I still have a high raw diet, but I don’t focus on it too much as before percentage wise. Much of it is plant based, but there are now high quality animal products included. Grass fed raw dairy, especially from goats is a truly excellent food for me. Everyone is different. Most people digest fish quite well actually, and there are still options that are tested to be very clean and free of carcinogens. It changed everything for me. I had some times of really bad digestion, and the cravings would be replaced with loads of dehydrated crackers and nuts and would leave me feeling very sluggish. A little grass fed butter was all I needed.

From your experience, what’s the key to being super healthy?

High quality water is key, as is naturally grown food loaded with minerals and hopefully with love. Clear air too. Those three things seem to make all the difference. The details will consume some people… but those three core items will fix nearly all issues in life.

By “High quality water” I assume you mean spring water you have collected your self?

Yes that is optimal… I leave it open so people can do what works best for them. See findaspring.com for finding local spring water.

Tell us about the Vitality planet conference in London and what you will be talking about.

I’m very excited to be coming back to the UK! I worked there as a model in 2009 and am so excited to visit everyone. I will be speaking about “Growing Paradise”… everything around the idea of designing this way of life for true health, freedom, and abundance. Now is the best time to be talking about these issues, and I’m thankful for the organisers to be bringing this info to London.

If you could recommend people read one book, which would it be?

Gaia’s Garden by Toby Hemenway.

And is there one video/dvd you would recommend? 

The Man Who Planted Trees… you can find it on Youtube and Amazon.

Find out more at Anthony’s websites www.growparadise.com and www.rawmodel.com
The Vitality Planet conference will take place in London on Saturday 8th September 2012 from 10am to 8pm. Edit: The date has been changed again to Saturday 11 May 2013.

Iskiate (Chia Fresca) Recipe

Purchase Born to Run at AmazonI’m reading the book Born to Run by Christopher McDougal, which is about the Tarahumara tribe in Mexico who run hundreds of miles with seemingly little effort. I’m only part way through the book but it is excellent and very well written. It’s one of those books that’s hard to put down, it’s written like a novel although it is a non-fiction book.

Anyway, this post isn’t really about the book, it’s about a drink the Tarahumara make with chia seeds which is supposedly one of the reasons they can run such long distances without tiring. Chia seeds are amazing, there is a whole page in the book which reads like an advert for chia seeds: very high in omega 3 and 6, protein, calcium, iron, zinc, fibre and antioxidants, etc, etc, actually I had a customer on the Funky Raw Shop say they bought the chia seeds after reading this book! So it’s always good to have another recipe of how to use them, and this is simple and delicious:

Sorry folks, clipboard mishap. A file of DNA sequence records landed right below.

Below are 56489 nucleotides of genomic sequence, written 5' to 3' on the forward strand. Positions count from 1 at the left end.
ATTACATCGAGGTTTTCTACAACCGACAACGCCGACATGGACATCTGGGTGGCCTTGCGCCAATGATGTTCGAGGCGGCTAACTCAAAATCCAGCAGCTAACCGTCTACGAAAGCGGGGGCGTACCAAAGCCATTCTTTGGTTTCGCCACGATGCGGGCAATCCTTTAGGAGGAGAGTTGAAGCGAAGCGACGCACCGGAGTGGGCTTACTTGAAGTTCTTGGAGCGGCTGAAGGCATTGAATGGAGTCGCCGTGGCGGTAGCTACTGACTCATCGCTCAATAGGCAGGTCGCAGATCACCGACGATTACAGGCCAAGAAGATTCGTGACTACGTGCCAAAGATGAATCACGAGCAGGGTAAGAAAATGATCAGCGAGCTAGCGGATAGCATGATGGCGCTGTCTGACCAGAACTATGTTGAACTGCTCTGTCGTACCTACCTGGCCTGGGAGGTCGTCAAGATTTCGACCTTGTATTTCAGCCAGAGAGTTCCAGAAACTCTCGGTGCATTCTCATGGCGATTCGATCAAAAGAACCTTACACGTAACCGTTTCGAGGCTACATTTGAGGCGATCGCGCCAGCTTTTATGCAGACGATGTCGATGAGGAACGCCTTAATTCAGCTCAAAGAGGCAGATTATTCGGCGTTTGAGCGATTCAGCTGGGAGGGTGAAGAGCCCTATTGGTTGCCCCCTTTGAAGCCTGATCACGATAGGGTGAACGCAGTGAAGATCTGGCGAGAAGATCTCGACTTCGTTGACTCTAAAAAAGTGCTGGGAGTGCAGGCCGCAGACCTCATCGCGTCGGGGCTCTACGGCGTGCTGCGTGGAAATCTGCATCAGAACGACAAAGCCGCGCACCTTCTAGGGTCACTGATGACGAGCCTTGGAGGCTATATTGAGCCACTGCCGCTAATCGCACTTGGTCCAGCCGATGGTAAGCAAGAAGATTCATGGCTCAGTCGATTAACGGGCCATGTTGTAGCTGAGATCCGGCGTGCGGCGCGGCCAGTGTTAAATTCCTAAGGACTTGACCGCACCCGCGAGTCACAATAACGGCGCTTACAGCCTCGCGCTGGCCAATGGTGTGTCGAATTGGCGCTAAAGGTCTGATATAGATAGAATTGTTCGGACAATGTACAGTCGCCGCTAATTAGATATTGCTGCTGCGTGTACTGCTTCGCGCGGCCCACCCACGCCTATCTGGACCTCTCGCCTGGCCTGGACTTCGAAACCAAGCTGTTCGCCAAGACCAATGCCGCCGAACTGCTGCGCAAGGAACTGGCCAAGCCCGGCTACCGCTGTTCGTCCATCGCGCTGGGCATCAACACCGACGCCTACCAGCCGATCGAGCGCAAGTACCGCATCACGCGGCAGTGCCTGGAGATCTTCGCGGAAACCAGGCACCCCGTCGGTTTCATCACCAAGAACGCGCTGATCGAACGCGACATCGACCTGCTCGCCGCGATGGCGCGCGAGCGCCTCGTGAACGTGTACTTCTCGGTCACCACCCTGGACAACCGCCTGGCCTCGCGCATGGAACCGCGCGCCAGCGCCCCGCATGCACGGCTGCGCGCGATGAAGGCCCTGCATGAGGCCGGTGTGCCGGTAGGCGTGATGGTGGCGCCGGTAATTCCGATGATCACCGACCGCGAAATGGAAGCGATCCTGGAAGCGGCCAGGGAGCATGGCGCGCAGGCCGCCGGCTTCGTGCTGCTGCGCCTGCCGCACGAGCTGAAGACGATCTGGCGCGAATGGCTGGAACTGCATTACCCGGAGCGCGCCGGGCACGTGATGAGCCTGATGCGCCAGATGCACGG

• 1 tablespoon chia seeds
  • 1 tablespoon lime or lemon juice
  • 1 teaspoon honey
  • 300ml water

Mix the lime or lemon juice with the water – the original recipe calls for lime but I used lemon as it was all I had. Dissolve the honey in this mixture. Add the chia seeds and stir well. Leave for about 20 minutes or so, stirring occasionally. Drink! It will keep for longer in the fridge if you want to make a larger batch.

If you have any chia seed recipe (or other comments), feel free to share below.

Real Raw Chocolate Mousse Recipe

Chocolate Mousse photo by www.WorthTheWhisk.comThe other day we had a meal in a non-raw restaurant. Not something we do very often, but especially while travelling where there are no raw places to eat it can be fun. Interestingly, it was the decision to stop trying to be 100% strict about my diet which enabled me to stick to eating raw more than when I was trying to be strict. Counter-intuitive, but life is so much easier when there are no rules! Anyway, back to the restaurant. We shared a chocolate mousse for dessert and it was so good that when I got home I decided to look up how to make chocolate mousse to try and make a raw version.

Surprisingly, most recipes didn’t need much tweaking to make them 100% raw – they already contain raw eggs, just substitute raw chocolate for the cooked chocolate (and use raw butter and/or raw cream in the recipes that call for these ingredients.) This is the page I found on the Guardian website with a good selection of chocolate mousse recipes and useful comments.

So yesterday I tried the first recipe from that site, the classic French recipe from the book French Provincial Cooking by Elizabeth David and it worked really well.

First I made raw chocolate using the following, quantities approximate:

I grated the cacao butter and paste, added the butter and melted over a bowl of hot water (bain marie style). When fully melted I slowly stirred in all the other ingredients. This made too much chocolate, so I took 90g of the still melted chocolate for the mousse, and put the rest in moulds.

I then followed the recipe from the Guardian website above, using 30g of chocolate and 1 egg per portion. So I mixed 3 egg yolks into the melted chocolate (although of course I didn’t have the water simmering, I just kept it warm to keep the chocolate melted). Then I beat the 3 egg whites until they were relatively stiff (they use the term “soft peaks”) and gently folded this in to the chocolate and egg yolk mixture. Put in the fridge to set and you have a delicious raw chocolate mousse!

I’m sure it would work with other raw chocolate recipes, or even a purchased raw chocolate bar that you melt back down. Let me know in the comments below if you try this or any of the other recipes on that web page…